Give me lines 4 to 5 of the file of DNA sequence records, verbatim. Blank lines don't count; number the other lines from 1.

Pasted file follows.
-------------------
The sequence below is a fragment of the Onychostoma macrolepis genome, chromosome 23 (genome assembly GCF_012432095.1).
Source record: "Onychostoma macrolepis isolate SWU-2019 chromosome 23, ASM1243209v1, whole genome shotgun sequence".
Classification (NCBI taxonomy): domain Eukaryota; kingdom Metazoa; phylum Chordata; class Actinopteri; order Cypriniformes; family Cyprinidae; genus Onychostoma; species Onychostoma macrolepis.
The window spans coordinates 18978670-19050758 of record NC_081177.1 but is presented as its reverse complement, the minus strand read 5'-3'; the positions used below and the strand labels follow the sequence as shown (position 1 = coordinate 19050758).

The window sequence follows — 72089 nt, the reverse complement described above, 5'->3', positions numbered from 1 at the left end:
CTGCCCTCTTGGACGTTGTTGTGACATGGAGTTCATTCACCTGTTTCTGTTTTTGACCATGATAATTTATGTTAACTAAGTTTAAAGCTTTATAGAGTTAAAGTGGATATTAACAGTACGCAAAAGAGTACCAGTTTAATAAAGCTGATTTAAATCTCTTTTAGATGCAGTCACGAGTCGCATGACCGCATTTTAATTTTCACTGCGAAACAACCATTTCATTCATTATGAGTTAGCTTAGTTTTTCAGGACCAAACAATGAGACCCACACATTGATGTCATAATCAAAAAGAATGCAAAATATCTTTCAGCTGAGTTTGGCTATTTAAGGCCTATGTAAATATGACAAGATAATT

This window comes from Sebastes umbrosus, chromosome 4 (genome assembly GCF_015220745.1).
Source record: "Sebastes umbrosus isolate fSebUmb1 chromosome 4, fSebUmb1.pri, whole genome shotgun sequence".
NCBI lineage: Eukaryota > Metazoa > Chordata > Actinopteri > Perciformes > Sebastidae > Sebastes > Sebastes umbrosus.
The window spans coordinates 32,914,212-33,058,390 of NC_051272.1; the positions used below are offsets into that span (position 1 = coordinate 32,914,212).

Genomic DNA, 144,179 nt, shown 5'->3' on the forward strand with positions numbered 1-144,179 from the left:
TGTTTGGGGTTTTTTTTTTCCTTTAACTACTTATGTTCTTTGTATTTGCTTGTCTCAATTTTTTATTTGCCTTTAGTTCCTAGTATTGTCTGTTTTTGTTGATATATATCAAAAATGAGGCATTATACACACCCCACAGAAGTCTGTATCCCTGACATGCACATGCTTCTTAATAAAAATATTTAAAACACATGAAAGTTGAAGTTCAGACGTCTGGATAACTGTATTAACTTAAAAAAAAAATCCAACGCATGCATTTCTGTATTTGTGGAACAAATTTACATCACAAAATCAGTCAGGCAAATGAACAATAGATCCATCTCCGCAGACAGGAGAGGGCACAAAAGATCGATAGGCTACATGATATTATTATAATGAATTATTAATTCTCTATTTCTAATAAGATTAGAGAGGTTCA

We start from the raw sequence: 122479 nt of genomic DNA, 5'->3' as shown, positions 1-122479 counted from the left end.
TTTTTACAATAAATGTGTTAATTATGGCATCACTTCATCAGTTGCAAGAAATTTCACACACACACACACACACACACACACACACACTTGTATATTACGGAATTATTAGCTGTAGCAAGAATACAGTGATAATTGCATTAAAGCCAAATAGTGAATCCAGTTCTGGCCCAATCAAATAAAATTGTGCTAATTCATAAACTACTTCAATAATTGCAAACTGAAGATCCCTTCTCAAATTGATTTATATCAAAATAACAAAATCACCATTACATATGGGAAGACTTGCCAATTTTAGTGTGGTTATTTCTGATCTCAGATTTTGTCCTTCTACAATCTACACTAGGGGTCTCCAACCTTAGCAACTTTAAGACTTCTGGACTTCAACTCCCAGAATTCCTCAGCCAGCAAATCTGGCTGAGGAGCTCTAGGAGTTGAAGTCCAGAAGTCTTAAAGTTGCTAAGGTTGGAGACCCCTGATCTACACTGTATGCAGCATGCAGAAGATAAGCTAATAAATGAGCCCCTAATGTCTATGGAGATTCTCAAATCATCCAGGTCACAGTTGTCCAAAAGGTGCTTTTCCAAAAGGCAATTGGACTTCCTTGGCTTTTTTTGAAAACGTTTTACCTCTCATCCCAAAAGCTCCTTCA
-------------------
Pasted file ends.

The window spans coordinates 18978670-19050758 of record NC_081177.1 but is presented as its reverse complement, the minus strand read 5'-3'; the positions used below and the strand labels follow the sequence as shown (position 1 = coordinate 19050758).

The window sequence follows — 72089 nt, the reverse complement described above, 5'->3', positions numbered from 1 at the left end: